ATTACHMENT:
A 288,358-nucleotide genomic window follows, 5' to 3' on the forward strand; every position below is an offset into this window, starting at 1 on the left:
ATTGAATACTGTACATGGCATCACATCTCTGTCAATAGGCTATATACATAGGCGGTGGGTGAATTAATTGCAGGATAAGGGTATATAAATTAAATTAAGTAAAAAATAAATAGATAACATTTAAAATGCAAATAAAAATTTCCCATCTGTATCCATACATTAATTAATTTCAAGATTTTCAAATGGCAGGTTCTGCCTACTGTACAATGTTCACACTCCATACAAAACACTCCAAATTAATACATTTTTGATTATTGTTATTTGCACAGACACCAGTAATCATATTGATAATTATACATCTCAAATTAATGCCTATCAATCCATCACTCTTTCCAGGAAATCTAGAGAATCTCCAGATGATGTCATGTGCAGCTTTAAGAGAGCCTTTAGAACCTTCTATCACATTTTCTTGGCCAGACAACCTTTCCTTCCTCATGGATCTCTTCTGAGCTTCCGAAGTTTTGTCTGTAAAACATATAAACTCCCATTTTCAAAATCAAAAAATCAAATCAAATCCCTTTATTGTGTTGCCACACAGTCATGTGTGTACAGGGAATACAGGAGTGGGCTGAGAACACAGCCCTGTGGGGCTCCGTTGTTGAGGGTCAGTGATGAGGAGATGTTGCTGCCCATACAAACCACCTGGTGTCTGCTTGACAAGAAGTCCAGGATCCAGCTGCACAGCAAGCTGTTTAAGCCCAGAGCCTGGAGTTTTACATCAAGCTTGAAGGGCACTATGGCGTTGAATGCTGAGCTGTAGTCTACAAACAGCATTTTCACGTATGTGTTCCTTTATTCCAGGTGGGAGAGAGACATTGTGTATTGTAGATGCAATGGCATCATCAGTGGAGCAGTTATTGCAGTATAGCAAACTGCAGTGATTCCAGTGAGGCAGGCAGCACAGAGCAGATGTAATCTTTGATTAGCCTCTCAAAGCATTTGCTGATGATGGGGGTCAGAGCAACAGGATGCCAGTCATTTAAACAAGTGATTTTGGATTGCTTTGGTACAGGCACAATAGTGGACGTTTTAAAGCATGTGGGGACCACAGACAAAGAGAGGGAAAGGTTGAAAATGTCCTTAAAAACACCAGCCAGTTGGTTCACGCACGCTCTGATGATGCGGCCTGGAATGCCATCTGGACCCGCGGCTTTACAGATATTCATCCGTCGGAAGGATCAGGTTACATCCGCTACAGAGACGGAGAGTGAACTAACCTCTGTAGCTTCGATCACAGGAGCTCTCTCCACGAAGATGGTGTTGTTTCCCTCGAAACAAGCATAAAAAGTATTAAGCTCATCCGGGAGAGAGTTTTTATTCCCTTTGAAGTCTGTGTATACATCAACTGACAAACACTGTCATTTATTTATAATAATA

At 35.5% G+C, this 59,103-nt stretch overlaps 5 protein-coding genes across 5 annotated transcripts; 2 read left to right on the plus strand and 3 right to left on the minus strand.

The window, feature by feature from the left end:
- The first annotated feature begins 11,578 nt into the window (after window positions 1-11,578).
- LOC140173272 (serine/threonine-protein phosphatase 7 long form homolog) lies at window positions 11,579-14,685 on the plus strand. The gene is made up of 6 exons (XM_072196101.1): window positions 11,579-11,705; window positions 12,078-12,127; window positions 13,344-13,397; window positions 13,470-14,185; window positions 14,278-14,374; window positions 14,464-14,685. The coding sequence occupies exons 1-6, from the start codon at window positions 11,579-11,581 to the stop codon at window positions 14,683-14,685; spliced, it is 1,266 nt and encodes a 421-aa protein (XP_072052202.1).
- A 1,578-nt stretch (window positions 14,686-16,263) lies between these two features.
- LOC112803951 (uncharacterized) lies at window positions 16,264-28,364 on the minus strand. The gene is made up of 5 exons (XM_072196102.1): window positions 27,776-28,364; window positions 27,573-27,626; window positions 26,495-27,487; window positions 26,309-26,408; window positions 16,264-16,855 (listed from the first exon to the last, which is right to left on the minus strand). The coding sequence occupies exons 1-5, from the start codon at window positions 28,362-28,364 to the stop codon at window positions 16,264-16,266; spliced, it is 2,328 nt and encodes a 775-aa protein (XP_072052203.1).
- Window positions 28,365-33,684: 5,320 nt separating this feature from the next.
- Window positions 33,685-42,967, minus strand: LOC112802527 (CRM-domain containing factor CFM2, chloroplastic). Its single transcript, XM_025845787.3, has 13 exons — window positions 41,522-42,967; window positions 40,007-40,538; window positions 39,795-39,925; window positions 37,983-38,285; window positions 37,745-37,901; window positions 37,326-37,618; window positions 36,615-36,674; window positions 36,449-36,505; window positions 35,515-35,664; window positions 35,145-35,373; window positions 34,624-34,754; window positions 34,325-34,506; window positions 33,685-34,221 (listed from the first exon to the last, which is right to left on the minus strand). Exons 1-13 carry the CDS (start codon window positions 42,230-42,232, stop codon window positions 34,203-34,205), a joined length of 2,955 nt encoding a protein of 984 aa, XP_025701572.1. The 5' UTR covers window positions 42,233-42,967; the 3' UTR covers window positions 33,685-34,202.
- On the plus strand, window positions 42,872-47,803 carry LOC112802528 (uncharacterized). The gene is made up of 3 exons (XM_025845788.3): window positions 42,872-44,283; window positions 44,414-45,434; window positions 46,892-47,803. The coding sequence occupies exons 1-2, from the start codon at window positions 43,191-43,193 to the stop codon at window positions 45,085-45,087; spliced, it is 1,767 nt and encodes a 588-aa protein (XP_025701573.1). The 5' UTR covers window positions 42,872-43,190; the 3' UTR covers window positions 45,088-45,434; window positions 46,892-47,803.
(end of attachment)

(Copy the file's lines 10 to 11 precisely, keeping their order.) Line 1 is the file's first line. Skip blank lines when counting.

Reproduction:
- Window positions 33,685-42,967, minus strand: LOC112802527 (CRM-domain containing factor CFM2, chloroplastic). Its single transcript, XM_025845787.3, has 13 exons — window positions 41,522-42,967; window positions 40,007-40,538; window positions 39,795-39,925; window positions 37,983-38,285; window positions 37,745-37,901; window positions 37,326-37,618; window positions 36,615-36,674; window positions 36,449-36,505; window positions 35,515-35,664; window positions 35,145-35,373; window positions 34,624-34,754; window positions 34,325-34,506; window positions 33,685-34,221 (listed from the first exon to the last, which is right to left on the minus strand). Exons 1-13 carry the CDS (start codon window positions 42,230-42,232, stop codon window positions 34,203-34,205), a joined length of 2,955 nt encoding a protein of 984 aa, XP_025701572.1. The 5' UTR covers window positions 42,233-42,967; the 3' UTR covers window positions 33,685-34,202.
- On the plus strand, window positions 42,872-47,803 carry LOC112802528 (uncharacterized). The gene is made up of 3 exons (XM_025845788.3): window positions 42,872-44,283; window positions 44,414-45,434; window positions 46,892-47,803. The coding sequence occupies exons 1-2, from the start codon at window positions 43,191-43,193 to the stop codon at window positions 45,085-45,087; spliced, it is 1,767 nt and encodes a 588-aa protein (XP_025701573.1). The 5' UTR covers window positions 42,872-43,190; the 3' UTR covers window positions 45,088-45,434; window positions 46,892-47,803.